Franklin third hurricane in five days to hit Europe
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While Storms Dudley and Eunice had barely subsided from last week, Storm Franklin hit Northern Europe with almost the same ferocity on Sunday and Monday. While Storm Eunice already killed 14 people, another 2 casualties can now be added.
Storm Franklin came in from the North Atlantic on Sunday afternoon while cleanup crews were still working to clear fallen trees and restore power to thousands of customers hit by storms Dudley and Eunice last week.
In France, a couple in their 70s died on Sunday when their car was swept into the English Channel in Normandy.
Wind gusts of up to 140 km/h(87 mph) were recorded late on Sunday on the Isle of Wight. A gust of 196 km/h, which is the highest recorded in England, was measured Friday on the Isle of Wight when Storm n. Hurricane-level winds are usually considered to start at 119 km/h.
Official weather warnings in Antonia, Germany were lifted on Monday, although disruption to transport continued in northern parts of the country.
Expensive damage - and environmental devastation
Experts said the storms has caused extensive damage to the environment as well. The German Aerospace Center, DLR, says the storms will likely result in damage to forests across the region. According to a study released Monday, trees already weakened by droughts and insect infestations will now likely need to be removed from forests in Northern Germany and across the region.
Insurance broker Aon estimated the insured damage in Germany from the three storms to 1.6 billion euros .
The Dutch insurers' association estimated that the three storms will cost at least 500 million euros of damage in the Netherlands.
The third storm in less than a week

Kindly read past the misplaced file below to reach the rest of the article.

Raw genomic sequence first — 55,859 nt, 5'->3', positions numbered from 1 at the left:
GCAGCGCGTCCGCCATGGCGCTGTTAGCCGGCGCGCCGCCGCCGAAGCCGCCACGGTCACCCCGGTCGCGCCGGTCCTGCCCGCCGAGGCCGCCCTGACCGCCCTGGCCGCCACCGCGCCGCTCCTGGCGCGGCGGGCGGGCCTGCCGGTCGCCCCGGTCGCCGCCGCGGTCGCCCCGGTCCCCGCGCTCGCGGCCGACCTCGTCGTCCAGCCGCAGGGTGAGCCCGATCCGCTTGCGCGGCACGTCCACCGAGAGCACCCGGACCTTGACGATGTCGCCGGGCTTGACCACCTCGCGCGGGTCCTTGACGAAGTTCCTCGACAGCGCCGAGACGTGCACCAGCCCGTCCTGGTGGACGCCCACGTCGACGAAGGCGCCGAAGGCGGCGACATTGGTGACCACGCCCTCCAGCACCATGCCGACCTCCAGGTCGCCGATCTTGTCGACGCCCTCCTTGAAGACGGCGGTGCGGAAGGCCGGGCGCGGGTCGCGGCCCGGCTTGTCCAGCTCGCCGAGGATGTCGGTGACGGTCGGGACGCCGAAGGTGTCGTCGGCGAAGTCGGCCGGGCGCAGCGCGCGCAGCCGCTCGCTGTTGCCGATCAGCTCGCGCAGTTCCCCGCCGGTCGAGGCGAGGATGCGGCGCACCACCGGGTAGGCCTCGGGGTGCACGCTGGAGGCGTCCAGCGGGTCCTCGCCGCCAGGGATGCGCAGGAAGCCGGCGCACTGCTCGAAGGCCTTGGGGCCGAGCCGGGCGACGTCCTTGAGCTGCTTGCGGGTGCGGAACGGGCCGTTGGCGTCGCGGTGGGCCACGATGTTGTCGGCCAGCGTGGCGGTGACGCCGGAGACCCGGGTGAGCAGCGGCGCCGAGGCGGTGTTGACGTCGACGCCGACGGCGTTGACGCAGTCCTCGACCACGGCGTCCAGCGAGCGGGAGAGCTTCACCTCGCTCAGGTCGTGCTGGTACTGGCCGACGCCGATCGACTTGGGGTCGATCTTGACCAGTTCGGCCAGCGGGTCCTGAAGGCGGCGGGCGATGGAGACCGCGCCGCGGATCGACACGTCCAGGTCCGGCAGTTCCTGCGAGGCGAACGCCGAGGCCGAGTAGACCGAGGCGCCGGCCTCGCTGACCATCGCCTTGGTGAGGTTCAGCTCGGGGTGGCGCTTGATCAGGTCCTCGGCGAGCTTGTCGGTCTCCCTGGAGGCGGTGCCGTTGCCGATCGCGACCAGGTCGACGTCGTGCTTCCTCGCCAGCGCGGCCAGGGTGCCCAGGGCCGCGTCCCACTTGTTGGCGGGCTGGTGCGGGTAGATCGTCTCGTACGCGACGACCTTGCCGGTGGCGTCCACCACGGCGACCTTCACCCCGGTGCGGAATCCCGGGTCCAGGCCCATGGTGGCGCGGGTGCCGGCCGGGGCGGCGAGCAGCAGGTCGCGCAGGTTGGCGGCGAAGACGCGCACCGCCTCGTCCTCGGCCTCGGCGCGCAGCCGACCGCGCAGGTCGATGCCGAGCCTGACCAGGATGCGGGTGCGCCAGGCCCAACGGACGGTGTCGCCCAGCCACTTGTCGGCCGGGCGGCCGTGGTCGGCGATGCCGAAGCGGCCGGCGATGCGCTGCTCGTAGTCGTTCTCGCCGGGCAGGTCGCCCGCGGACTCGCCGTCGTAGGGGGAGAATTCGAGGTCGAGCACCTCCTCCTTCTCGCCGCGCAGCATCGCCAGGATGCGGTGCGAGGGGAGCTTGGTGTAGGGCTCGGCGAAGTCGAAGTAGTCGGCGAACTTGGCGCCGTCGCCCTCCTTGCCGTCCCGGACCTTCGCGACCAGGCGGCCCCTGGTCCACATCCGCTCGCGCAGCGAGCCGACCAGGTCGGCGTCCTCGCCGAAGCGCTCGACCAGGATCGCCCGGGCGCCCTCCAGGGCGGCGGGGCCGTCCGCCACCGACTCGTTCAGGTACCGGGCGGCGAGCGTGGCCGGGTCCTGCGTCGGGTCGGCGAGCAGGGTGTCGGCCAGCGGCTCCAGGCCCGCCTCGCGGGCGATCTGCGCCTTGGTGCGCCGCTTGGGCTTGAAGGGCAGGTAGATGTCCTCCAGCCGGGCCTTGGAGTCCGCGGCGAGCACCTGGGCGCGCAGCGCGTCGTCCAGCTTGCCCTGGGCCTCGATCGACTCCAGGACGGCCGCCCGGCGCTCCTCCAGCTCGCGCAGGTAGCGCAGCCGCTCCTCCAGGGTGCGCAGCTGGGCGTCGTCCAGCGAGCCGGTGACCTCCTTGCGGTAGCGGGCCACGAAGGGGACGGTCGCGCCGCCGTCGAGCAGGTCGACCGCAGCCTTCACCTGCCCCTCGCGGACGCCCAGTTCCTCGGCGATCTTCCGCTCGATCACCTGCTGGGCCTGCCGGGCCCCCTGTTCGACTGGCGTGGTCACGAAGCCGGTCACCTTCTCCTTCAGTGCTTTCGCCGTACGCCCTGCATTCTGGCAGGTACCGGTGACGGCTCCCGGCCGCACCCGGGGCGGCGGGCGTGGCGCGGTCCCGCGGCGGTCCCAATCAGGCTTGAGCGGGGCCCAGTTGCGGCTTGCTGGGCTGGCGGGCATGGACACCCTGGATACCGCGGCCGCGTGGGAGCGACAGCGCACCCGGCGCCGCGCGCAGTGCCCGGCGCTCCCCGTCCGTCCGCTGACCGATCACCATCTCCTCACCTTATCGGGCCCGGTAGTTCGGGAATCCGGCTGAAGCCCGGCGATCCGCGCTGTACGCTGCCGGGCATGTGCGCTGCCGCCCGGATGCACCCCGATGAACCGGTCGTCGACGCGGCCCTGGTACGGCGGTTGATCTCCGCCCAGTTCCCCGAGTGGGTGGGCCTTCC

Storm Eunice hit Europe towards the end of the week with gusts of almost 200 km/h. Deaths were reported on Friday in Belgium, the Netherlands, Germany, Poland, Ireland and the UK, according to the BBC.
The storms blew roofs off buildings and uprooted trees across the Netherlands. Four people were killed there on Friday.
Millions of homes were reported without power and transport networks have also been damaged. On Saturday as the storm subsided, 400 000 households were still affected in the UK and almost 200 000 in Poland. AFP reports as many as one million customers were without power at one point.
In the North Sea, the Dutch coastguard allegedly is trying to locate 26 empty shipping containers which have been lost on the water.
According to multiple media sources, winds have been extreme: The worst gusts of 120 mph / 200 kmph / 55 mps were recorded on Friday.
Three people were killed while travelling on roads in the UK, and another person was hit by a tree in Ireland.
Four more people were killed in Poland.
In France, 30 people were injured in road accidents related to the storm.
Large economic damages on top of tragic deaths
Ferries across the English Channel were suspended, before the port of Dover reopened on Friday afternoon.
Hundreds of flights were cancelled at airports including Heathrow and Schiphol.
According to UK meteorology researcher Liz Bentley, Storm Eunice will be in future history books due to the extreme intensity and effects on vital infrastructure. Besides terrible losses in human lives - storms like these are expensive: In the UK alone, the economic damages from Eunice are estimated to land around 300 million pounds.